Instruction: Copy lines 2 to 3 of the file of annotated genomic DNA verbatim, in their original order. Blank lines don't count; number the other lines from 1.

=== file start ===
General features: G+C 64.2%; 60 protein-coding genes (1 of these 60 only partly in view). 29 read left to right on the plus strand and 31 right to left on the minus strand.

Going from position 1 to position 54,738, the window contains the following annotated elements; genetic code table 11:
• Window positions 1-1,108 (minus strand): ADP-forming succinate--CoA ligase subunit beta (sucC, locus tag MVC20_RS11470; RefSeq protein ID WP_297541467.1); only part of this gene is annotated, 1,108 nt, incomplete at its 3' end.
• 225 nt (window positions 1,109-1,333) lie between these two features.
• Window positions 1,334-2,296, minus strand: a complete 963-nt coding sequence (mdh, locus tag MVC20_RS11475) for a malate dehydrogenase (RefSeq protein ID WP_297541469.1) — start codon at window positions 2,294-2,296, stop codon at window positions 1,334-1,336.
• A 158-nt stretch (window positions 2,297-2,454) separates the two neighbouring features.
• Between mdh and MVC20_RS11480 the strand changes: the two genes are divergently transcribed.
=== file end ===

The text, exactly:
Going from position 1 to position 54,738, the window contains the following annotated elements; genetic code table 11:
• Window positions 1-1,108 (minus strand): ADP-forming succinate--CoA ligase subunit beta (sucC, locus tag MVC20_RS11470; RefSeq protein ID WP_297541467.1); only part of this gene is annotated, 1,108 nt, incomplete at its 3' end.